Fall 2015_CH1010_Dr. Kreider-‐Mueller CH1010 Exam #1 Study Guide For reference see “Chemistry: An Atoms -‐focused Approach” by Gilbert, Kirss, and Foster Chapter 1: Matter and Energy, An Atomic Perspective • Know the following SI base units of measure and their abbreviations (Table 1.2 in text): *Mass (kg) *Temperature (K) *Time (s) *Length (m) *Amount of substance (mol) • You need to know (memorize) the following prefixes for multiples of SI Units o Mega, kilo, deci, centi, milli, micro, and nano (Table 1.1 in your textbook). o Be able to do the following: § Know the abbreviations for each of the prefixes 3 § Know the conversion factors (ex. 1 g = 10 mg) § Be able to perform these types of conversions in word problems • Know the equations for converting between Kelvin & Celsius (we will not provide you with these equations on the exam!) K = ˚C + 273.15˚ ˚C = K – 273.15˚ • Know what the difference is between SI base units and derived units and how to perform conversions with derived units (ex: convert 3 m to 3 cm ) 3 o Know the following conversions for volume: 1 dm = 1 L 1 cm = 1 mL o Know the equation for density (g/mL) (we will not provide you with this equation!) and how to use it in a word problem. Practice solving for density given a mass and volume. Practice solving for mass given a density and volume. Practice solving for volume given a density and mass. Recognize how changes in mass and/or volume affect density. o Unit for energy is Joules (J). 1 J = (kg•m )/s • Know how to work with scientific notation. Given a number, be able to represent it in scientific notation. Given a number in scientific notation, be able to represent the number in its standard form. (See Appendix 1 in your textbook) • KNOW THE RULES OF SIGNIFICANT FIGURES: 1) All nonzero digits are significant 2) Zeros in the middle of a # are significant § Ex: 2.9905 has 5 significant figures 3) Zeros at the beginning of a # are not significant § Ex: 0.025 has 2 significant figures 4) Zeros at the end of a # and after a decimal point are significant § Ex: 245.0 has 4 significant figures 5) Zeros at the end of a # and before a decimal point may or may not be significant § Ex: 34,200 may have 3, 4, or 5 significant figures § In this case it is best to use scientific notation to indicate the proper number of significant figures 1 of 10 Fall 2015_CH1010_Dr. Kreider-‐Mueller • Know the rules for significant figures when performing addition & subtraction, as well as multiplication & division. • What is the difference between accuracy and precision in measurements? • Know how to round numbers: o If the 1st digit you remove is less than 5 round down by dropping it and all following digits. o It the 1st digit you remove is 5 or greater, round up by adding 1 to digit on the left. • PRACTICE CONVERTING BETWEEN ONE UNIT AND ANOTHER. We have done countless examples in class, on quizzes, in the lecture slides, on HMWK assignments etc. You need to be comfortable with conversion problems. You may need to perform several conversions in any one problem. • Be able to distinguish between solids, liquids, and gases at all 3 levels of representation: symbolic (H O),2 particulate (one molecule of H O)2 and macroscopic (1 g of 2 O) o Be able to recognize graphical representations of molecules o The properties of matter are related to its molecular level structure • Understand that chemistry is an experimental science and depends on accurate, precise, and reproducible measurements o Scientific Method: an approach to acquiring knowledge based on observation of phenomena, development of a testable hypothesis, and additional experiments that test the validity of the hypothesis. o Hypothesis: a tentative and testable explanation for an observation or a series of observations o Scientific Theory: A general explanation of widely observed phenomena that has been extensively tested. o Scientific Law: a concise and generally applicable statement of a fundamental scientific principle • Matter can be divided into two principle classes (Figure 1.5 in textbook): o Pure substances: Matter that cannot be separated into simpler matter by a physical process § Element: a pure substance that cannot be separated into simpler substances by an chemical process • Atom: the smallest particle of an element that retains the chemical characteristics of the element § Compound: a pure substance that is composed of 2 or more elements linked together in fixed proportions and that can be broken down into those elements by some chemical process. (A sample of a given compound may contain 1 molecule or several molecules of that compound.) • Molecule: a collection of atoms chemically bonded together o Mixtures: a combination of pure substances in variable proportions in which the individual substances retain their chemical identities and can be separated from one another by a physical process 2 of 10 Fall 2015_CH1010_Dr. Kreider-‐Mueller § Homogeneous Mixture: a mixture in which the components are distributed uniformly throughout and have no visible boundaries or regions § Heterogeneous Mixture: a mixture in which the components are not distributed uniformly, so that the mixture contains distinct regions of different compositions Introduction to Energy • Matter exists in 3 phases or physical states: solid, liquid gas • Matter can be transformed from one physical state to another as its temperature is raised or lowered: o solid è liquid (melting; endothermic) o liquid è gas (vaporization; endothermic) o solid è gas (sublimation; endothermic) o gas è liquid (condensation; exothermic) o liquid è solid (freezing; exothermic) o gas è solid (deposition; exothermic) • Understand the difference between an exothermic and endothermic process o Exothermic process: energy flows from a system into its surroundings o Endothermic process: energy flows from the surroundings into the system • Be able to identify the system and the surroundings for phase changes. Where does the energy (heat) flow? From the system to the surroundings? Or from the surroundings to the system? • Understand the difference between heat and temperature: o Heat: a flow of energy from one object or place to another due to differences in the temperatures of the objects or places o Thermal energy: the portion of the total internal energy of a system that is proportional to its absolute temperature o Temperature: a measure of thermal energy • What is kinetic energy? KE = ½mv (where m = mass, v = velocity) • What is potential energy? • Why is thermal energy classified as kinetic energy rather than potential energy? Chapter 2: Atom, Ions, and Molecules • Know the following Laws: o Law of Mass Conservation: Mass is neither created nor destroyed in chemical reactions o Law of Definite Proportions: Different samples of a pure chemical compound always contain the same proportion of elements by mass o Law of Multiple Proportions: Elements can combine in different ways to form different chemical compounds, whose mass ratios are simple whole-‐number multiples of each other. 3 of 10 Fall 2015_CH1010_Dr. Kreider-‐Mueller • Know the various points in Dalton’s Atomic Theory: 1) Matter is composed of small particles called atoms. 2) Atoms of the same element are identical in shape and mass, but differ from the atoms of other elements. 3) Atoms of an element cannot be changed into atoms of a different element by chemical reactions. Atoms cannot be created or destroyed in chemical reactions. 4) Atoms of different elements may combine with other atoms in fixed, simple, whole number ratios to form compounds. A given compound always has the same relative number and kind of atoms. ∗ Note: we now know that atoms can be further subdivided into protons, neutrons, and electrons (but not by chemical processes). We also know that atoms of some elements vary in their masses and densities (isotopes). Dalton’s 2 postulate stated above is not correct! • What were the main conclusions from these experiments (What did we learn from them? Section 2.1 in textbook) o Thomson’s cathode ray experiment o Millikan’s Oil drop experiment o Rutherford’s Gold Foil experiment • Understand our current model of the atom: o Nucleus: the positively charged center of an atom that contains nearly all the atom’s mass o Proton: a subatomic particle, present in the nucleus of an atom, that has a relative charge of 1+ and a mass number of 1 o Neutron: An electrically neutral (uncharged) subatomic particle with a mass number of 1 o Electron: a subatomic particle that has a relative charge of 1− and essentially zero mass • Be able to relate the symbols and names for the elements in the first four rows of the periodic table (elements hydrogen through krypton) • Dimitri Mendeleev published a table that is considered the forerunner of the modern periodic table of elements. • The modern periodic table arranges the elements in order of their atomic numbers • What is a period of elements? All of the elements in a row of the periodic table. • What is a group or family of elements? All of the elements in a column of the periodic table. Elements in a group have similar properties! • Know how to use the periodic table to look up the atomic number (Z) and Mass Number (A) of different elements. • Know how to read/write a chemical symbol for a given element. Where to we put the mass number? Where do we put the atomic number? o Atomic number (Z): the number of protons in the nucleus of an atom 4 of 10 Fall 2015_CH1010_Dr. Kreider-‐Mueller o Mass Number (A): the number of nucleons in an atom § Nucleon: a proton or neutron in a nucleus • Know how to calculate the mass number (A) A = Number of protons (Z) + number of neutrons • Understand the difference between Mass Number and Average Atomic Mass. o Average Atomic Mass: the weighted average of masses of all isotopes of an element, calculated by multiplying the natural abundance of each isotope by its mass in atomic mass units and then summing the products. The average atomic mass is not a whole number! o Isotope: atoms of an element containing the same number of protons but different numbers of neutrons. o Be able to identify the information given by the symbol for the isotope of an element o Be able to calculate atomic masses from relative abundances of isotopes and vice versa. • Know where the following groups are located in the periodic table, and be familiar with a few of their properties (recognize that there are multiple ways to label groups in the periodic table): o Transition Metals o Inner Transition Metals § Lanthanides § Actinides o Main Group Elements § Main Group nonmetals • Halogens (Group 7A or Group 17) • Noble gases (Group 8A or Group 18) § Main Group Metals • Alkali Metals (Group 1A or Group 1) • Alkaline-‐Earth Metals (Group 2A or Group 2) • How do metals, semimetals, and nonmetals differ? Where are they located in the periodic table? What are the basic properties of each? Which ones are good conductors of electricity? • Be able to recognize the difference between ionic solids and discrete molecules o Ion: An atom or molecule that has a positive or negative charge § Cation: A positively charged ion § Anion: A negatively charge ion o Ionic solid: a solid consisting of monatomic or polyatomic ions held together by ionic bonds o Be able to assign charges to the ion derived from MAIN GROUP elements (Figure 2.10 in textbook) 5 of 10 Fall 2015_CH1010_Dr. Kreider-‐Mueller • Interpret chemical formulas & calculate the formula mass of a compound. • Understand that in our macroscopic world, quantities of substances contain extremely large numbers of atoms, ions, or molecules! We use the mole (the chemist’s dozen) to express quantities of substances. The mole relates macroscopic quantities of substances, such as their masses expressed in grams, to the # of particles they contain. o Mole: An amount of a substance that contains Avogadro’s number of particles (atoms, ions, molecules, or formula units) o Avogadro’s number (N ): 6.022A × 10 . The number of carbon atoms in exactly 12 grams of the carbon-‐12 isotope o Molar Mass: the mass of 1 mole of a substance. o Be able to convert between the mass of a substance and the amount (# of moles) and vice versa. Chapter 3: Atomic Structure, Explaining the Properties of Elements • What is radiant energy? What is the electromagnetic spectrum? o Electromagnetic Radiation: any form of radiant energy in the electromagnetic spectrum • Know the order of the different regions in the electromagnetic spectrum (Figure 3.1 in textbook). In order of increasing wavelength: Gamma rays < X-‐rays < UV < Visible < IR < Microwaves < Radio waves 6 of 10 Fall 2015_CH1010_Dr. Kreider-‐Mueller • Know the different parts of a wave: amplitude, peak, trough, wavelength, frequency • How are frequency and wavelength related? c = νλ where c = speed of light (2.998 × 10 m/s) ν = frequency (Hz or s ) λ = wavelength (m) • Understand the development of the current model of the electronic structure of atoms o Understand what the Balmer-‐Rydberg equation tells us (YOU DO NOT NEED TO USE/MEMORIZE THIS EQUATION FOR THE EXAM!) o What is a continuous spectrum? What does it look like? o What is an emission (line) spectrum? What does it look like? § Atomic emission spectra: characteristic patterns of bright lines produced when atoms are vaporized in high-‐temperature flames or electrical discharges. o What is an absorption spectrum? What does it look like? § Atomic Absorption spectra: characteristic patterns of dark lines produced when an external source of radiation passes through free, gaseous atoms. o Use the concepts of energy levels and orbitals to explain the occurrence of emission and absorption spectra o Understand the development of the dual wave/particle nature of the electrons. § The photoelectric effect: the release of electrons from a material as a result of electromagnetic radiation striking it. • Understand the experimental setup • Be able to solve word problems involving the photoelectric effect 7 of 10 Fall 2015_CH1010_Dr. Kreider-‐Mueller o Work function (Φ): the amount of energy needed to dislodge an electron from the surface of a material o Threshold Frequency (ν ): the mi0imum frequency of light required to produce the photoelectric effect • Does the intensity of a beam of light affect the number of electrons ejected from a metal? If so, how? § What does it mean when we say energy is quantized? • Quantized: having values restricted to whole-‐number multiples of a specific base value • Quantum: the smallest discrete quantity of a particular form of energy • Photon: a quantum of electromagnetic radiation § Know De Broglie’s Hypothesis and how to use it in a word problem λ = h/(mv) −34 where h = Planck constant (6.626 × 10 J•s) m = mass v = velocity § Know what Heisenberg’s Principle tells us (YOU DO NOT NEED TO USE/MEMORIZE THIS EQUATION FOR THE EXAM!) • The principle that one cannot simultaneously know the exact position and the exact momentum of an electron • Know how to use Quantum Numbers: o Quantum Number: one of four related numbers that specify the energy, shape, and orientation of orbitals in an atom and the spin orientation of electrons in the orbitals. o What is an orbital? § Regions in an atom where the probability of finding an electron is high 2 § Defined by the square of the wave function (ψ ) o How do you determine possible values of n, l, m, l m ?s (section 3.9 of textbook) o What do each of the different quantum numbers tell us about an orbital? o What letters correspond to each value of l? o Know what a shell is, and which quantum number it refers to § Shell: orbitals with the same value of n are in the same shell o Know what a subshell is, and which quantum number it refers to § Subshell: orbitals with the same values of n and l are in the same subshell • Be able to identify an orbital (s, p, d) based on it’s shape and orientation on a 3D set of axes • What is a node? How many nodes are in a p orbital? How many are in a d orbital? o Node: a location in a standing wave that experiences no displacement 8 of 10 Fall 2015_CH1010_Dr. Kreider-‐Mueller • Electron configurations: o Know how to write and identify electron configurations using the standard (expanded) form and shorthand versions. o Be able to use/generate an orbital-‐filling diagram o Know the following Principles & Rules: § Pauli Exclusion Principle: No 2 electrons in an atom can have the same values of their 4 quantum numbers § Hund’s Rule: If 2 or more orbitals with the same energy are available, one electron goes in each until all are half full. The electrons in the half-‐ filled orbitals all have the same value of their spin quantum number. § Aufbau Principle • Lower energy orbitals fill before higher energy orbitals. • An orbital can hold only 2 electrons, which must have opposite spins (Pauli Exclusion principle). • If 2 or more degenerate orbitals are available, 1 electron goes into each until all are half-‐full (Hund’s Rule) o Know that with increasing energy, the gap between one shell and the next shell decreases. (Ex. there is a large energy gap between 1s and 2s orbitals, but a smaller energy gap between 2s and 3s orbitals) o Be able to explain anomalous electron configurations for Cr and Cu § Cr: [Ar]3d 4s § Cu: [Ar]3d 4s 1 o Recognize the relationship between an element’s electron configuration, the number of valence electrons, and its Group Number. Elemental families have similar electron configurations § Core Electrons: Electrons in the filled, inner shells in an atom or ion that are not involved in chemical reactions § Valence Electrons: electrons in the outermost occupied shell of an atom having the most influence on the atom’s chemical behavior § Group 1A atom: [Noble Gas] ns 1 2 § Group 2A atom: [Noble Gas] ns 2 4 § Group 6A atom: [Noble Gas] ns np § Group 7A atom: [Noble Gas] ns np 2 5 § How do electron configurations help us explain why metals tend to form cations and nonmetals tend to form anions? o Be able to write/identify electron configurations for ions § s block elements: form monatomic cations by losing all the outer-‐shell electrons leaving their ions with the electron configuration of the noble gas immediately preceding them in the periodic table. • Ex: Na = [Ne]3s Na = [Ne] § p block elements: form monatomic anions by gaining enough electrons to completely fill its valence-‐shell p orbitals. The ion formed has the 9 of 10 Fall 2015_CH1010_Dr. Kreider-‐Mueller electron configuration of the noble gas at the end of its row in the periodic table 2 5 − 2 6 • Ex: Cl = [Ne]3s 3p Cl = [Ne]3s 3p or [Ar] § d block elements: the electrons in orbitals with the highest n value ionize first . When forming cations, transition metals lose outer-‐shell s electrons first, followed by d electrons • Ex: Ni = [Ar]3d 4s Ni = [Ar]3d • Ex: Fe: [Ar]3d 4s 6 2 Fe : [Ar]3d 6 Fe : [Ar]3d 5 • Trends to know (and be able to explain the trend…think about Z ): eff o Effective Nuclear Charge (Z ): the effattraction toward the nucleus experienced by an electron in an atom; the positive charge on the nucleus reduced by the extent to which other electron in the atom shield the electron from the nucleus o Trend for atomic radius of neutral atoms (Figure 3.34 in textbook) o Ionic radius (Figure 3.35 in textbook) § When you form a cation, the radius shrinks (ex: the ionic radius of Na is smaller than the atomic radius of Na). Why? − § Whey you form an anion, the radius expands (ex: the ionic radius of Cl is larger than the atomic radius of Cl). Why? o Ionization Energy + − § M + Energy → M + e M + Energy → M + e M + Energy → M + e …and so forth § Look at Figure Table 3.2 in your book (Think about when/why there are large jumps between successive ionization energies) § Be able to make predictions about ionization energies for various elements o Electron Affinity § Which group in the periodic table has the highest (most negative) electron affinity? Which group(s) in the periodic table have the lowest (values close to zero) electron affinity § Look at Figure 3.37 in your book § Be able to make predictions about electron affinities for various elements § Group 1A elements have low electron affinities so they tend to lose their ns electron § Group 2A elements have low electron affinities so they tend to lose their 2 ns electrons § Group 7A elements have large electron affinities so they tend to gain one electron, adopting the electron configuration of the neighboring noble gas § Group 8A elements are inert, and don’t generally gain or lose electrons 10 of 10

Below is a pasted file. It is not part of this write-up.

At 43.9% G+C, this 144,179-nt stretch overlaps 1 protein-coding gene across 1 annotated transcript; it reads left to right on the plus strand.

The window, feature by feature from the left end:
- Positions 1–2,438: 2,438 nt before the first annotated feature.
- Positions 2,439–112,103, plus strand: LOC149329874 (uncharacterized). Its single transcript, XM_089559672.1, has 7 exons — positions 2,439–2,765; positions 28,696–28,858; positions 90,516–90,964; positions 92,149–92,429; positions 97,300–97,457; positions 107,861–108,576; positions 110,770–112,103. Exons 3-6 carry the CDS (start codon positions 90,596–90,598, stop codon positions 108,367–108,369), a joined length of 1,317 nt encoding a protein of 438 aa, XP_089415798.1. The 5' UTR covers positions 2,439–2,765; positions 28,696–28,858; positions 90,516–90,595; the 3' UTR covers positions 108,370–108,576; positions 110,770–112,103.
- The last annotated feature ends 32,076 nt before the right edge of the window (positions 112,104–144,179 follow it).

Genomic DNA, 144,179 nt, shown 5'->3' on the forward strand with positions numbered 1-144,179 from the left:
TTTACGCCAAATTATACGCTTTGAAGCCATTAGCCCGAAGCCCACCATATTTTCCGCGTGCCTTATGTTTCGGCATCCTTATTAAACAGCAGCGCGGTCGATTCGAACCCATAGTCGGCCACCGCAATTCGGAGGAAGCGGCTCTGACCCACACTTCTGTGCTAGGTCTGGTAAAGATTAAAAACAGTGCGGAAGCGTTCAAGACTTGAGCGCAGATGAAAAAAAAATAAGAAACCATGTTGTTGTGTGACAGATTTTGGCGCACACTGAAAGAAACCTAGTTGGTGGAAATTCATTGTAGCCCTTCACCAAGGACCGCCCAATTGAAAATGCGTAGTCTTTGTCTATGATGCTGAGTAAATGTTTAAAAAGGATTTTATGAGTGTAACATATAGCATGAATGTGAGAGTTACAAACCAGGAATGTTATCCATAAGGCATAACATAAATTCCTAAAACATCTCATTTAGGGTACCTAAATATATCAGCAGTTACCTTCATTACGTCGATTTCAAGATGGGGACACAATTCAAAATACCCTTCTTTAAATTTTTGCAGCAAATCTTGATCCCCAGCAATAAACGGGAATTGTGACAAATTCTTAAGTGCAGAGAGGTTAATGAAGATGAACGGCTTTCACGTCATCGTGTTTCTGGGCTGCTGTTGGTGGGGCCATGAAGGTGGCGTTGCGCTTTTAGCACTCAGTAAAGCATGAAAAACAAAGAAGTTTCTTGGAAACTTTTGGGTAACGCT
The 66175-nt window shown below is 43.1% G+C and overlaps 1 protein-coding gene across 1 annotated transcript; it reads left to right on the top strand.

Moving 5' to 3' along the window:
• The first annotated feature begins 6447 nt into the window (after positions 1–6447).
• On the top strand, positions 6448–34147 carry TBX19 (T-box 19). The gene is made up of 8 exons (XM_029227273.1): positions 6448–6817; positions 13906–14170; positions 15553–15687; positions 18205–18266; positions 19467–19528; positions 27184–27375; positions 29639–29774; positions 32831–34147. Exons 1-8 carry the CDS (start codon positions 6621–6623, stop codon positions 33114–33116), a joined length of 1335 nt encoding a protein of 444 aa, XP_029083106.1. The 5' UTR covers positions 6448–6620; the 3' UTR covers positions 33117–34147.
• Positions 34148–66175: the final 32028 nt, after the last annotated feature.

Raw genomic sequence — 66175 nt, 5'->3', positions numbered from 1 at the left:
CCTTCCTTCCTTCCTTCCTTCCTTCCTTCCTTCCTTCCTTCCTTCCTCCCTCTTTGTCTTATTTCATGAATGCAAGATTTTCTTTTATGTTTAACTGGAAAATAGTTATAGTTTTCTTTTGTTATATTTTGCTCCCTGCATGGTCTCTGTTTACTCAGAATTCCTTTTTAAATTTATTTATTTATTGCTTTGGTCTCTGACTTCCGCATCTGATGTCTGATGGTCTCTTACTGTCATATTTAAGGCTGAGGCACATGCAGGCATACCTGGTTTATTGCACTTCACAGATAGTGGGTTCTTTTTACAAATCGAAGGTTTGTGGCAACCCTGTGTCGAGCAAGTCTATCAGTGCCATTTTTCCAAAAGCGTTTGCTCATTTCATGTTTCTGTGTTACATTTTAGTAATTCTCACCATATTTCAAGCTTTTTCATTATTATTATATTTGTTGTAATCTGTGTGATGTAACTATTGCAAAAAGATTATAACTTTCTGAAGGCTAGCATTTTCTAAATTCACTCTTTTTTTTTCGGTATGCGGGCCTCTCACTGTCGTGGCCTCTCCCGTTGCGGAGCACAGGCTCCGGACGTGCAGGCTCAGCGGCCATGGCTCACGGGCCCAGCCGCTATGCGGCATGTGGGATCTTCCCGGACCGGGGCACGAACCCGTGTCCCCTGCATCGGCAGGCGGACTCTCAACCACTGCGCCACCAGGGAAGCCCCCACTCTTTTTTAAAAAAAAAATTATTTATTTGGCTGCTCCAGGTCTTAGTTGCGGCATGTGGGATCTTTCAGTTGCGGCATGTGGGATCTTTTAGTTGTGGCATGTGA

Are you sure you want to buy this material for
You're already Subscribed!
Looks like you've already subscribed to StudySoup, you won't need to purchase another subscription to get this material. To access this material simply click 'View Full Document'